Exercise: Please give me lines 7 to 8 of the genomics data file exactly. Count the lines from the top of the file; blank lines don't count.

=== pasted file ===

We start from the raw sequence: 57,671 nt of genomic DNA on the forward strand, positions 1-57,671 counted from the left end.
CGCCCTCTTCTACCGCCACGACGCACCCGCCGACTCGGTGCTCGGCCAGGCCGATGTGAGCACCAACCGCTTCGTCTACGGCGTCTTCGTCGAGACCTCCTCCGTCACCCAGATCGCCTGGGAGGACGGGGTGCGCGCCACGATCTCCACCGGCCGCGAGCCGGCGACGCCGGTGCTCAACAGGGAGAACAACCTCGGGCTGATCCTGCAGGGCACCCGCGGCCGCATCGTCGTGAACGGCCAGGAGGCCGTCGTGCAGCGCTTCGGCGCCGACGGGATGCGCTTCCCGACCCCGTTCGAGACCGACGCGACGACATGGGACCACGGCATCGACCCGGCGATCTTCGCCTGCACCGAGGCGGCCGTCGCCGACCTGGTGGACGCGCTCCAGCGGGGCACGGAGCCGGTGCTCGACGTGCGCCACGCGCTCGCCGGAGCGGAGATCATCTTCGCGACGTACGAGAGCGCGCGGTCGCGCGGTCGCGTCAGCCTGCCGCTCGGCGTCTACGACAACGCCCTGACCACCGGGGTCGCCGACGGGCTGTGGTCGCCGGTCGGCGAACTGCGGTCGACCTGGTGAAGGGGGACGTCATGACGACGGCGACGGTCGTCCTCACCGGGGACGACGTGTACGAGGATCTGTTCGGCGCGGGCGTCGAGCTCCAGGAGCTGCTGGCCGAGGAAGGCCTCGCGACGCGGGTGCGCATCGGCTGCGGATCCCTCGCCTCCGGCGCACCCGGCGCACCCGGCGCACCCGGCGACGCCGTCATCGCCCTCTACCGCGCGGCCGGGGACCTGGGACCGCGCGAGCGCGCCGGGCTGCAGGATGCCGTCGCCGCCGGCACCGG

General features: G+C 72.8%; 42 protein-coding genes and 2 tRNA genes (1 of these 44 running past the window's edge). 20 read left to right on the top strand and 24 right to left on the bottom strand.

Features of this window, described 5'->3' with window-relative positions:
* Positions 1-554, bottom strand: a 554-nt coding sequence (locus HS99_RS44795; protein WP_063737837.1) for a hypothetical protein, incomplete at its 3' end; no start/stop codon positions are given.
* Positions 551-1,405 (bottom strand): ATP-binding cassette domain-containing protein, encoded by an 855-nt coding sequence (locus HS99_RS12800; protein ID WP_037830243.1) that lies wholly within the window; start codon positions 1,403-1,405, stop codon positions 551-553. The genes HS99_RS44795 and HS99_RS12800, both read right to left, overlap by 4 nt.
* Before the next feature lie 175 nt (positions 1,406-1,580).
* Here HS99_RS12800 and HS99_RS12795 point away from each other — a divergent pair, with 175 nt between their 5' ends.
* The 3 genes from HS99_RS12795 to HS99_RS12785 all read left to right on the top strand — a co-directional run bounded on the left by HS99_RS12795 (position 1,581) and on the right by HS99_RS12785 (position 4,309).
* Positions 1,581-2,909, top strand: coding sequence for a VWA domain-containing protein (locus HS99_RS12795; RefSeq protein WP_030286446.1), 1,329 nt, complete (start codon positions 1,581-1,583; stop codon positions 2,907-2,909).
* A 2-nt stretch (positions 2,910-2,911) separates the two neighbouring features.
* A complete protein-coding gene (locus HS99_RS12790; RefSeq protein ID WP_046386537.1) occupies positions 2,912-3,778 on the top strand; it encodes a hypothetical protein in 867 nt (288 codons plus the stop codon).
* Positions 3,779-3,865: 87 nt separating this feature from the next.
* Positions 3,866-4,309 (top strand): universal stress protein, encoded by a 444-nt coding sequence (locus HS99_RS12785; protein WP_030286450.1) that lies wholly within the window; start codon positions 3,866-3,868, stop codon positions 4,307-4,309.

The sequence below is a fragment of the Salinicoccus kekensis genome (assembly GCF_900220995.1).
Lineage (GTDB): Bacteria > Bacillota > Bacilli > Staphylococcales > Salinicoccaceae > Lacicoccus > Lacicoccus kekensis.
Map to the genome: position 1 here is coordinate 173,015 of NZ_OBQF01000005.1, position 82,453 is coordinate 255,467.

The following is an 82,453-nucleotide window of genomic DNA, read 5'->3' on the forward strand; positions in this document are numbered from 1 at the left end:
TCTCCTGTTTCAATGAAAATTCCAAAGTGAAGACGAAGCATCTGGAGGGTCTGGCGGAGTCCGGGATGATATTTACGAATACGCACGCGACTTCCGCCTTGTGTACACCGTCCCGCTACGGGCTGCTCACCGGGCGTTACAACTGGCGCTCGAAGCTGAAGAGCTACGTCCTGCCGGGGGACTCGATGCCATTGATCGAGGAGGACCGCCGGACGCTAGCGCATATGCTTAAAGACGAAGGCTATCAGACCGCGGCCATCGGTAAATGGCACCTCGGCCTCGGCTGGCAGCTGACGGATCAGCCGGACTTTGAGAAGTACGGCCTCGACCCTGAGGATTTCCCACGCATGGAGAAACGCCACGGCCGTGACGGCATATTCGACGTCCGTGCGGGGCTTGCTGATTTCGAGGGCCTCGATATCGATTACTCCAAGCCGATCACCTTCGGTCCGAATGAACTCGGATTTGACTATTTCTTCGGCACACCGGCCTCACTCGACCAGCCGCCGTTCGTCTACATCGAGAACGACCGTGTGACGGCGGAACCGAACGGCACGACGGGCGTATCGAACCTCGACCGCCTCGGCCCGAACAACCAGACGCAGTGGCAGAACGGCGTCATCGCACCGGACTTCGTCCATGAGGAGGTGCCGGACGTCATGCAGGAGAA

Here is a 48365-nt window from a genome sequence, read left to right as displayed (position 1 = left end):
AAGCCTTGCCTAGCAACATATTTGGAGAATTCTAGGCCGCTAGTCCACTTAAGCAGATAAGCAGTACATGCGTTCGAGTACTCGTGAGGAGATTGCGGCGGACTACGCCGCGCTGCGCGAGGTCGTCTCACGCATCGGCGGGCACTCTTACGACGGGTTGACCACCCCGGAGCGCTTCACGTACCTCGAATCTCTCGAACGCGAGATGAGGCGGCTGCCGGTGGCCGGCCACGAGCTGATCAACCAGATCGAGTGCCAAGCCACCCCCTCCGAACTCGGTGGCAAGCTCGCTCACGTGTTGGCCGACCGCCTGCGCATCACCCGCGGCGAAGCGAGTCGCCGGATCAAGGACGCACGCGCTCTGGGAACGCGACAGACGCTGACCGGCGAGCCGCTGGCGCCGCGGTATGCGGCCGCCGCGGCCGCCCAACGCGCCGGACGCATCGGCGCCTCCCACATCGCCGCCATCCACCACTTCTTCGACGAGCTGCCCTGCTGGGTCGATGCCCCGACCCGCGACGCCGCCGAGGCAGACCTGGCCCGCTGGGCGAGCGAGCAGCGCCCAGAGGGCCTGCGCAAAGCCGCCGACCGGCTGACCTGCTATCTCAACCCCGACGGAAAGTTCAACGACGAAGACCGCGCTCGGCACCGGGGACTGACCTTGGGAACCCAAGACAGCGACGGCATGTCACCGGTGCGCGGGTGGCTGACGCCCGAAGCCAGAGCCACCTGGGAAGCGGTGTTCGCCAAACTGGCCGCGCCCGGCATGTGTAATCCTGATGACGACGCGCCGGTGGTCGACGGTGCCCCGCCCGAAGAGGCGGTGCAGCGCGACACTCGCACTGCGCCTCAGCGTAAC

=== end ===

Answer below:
* Before the next feature lie 175 nt (positions 1,406-1,580).
* Here HS99_RS12800 and HS99_RS12795 point away from each other — a divergent pair, with 175 nt between their 5' ends.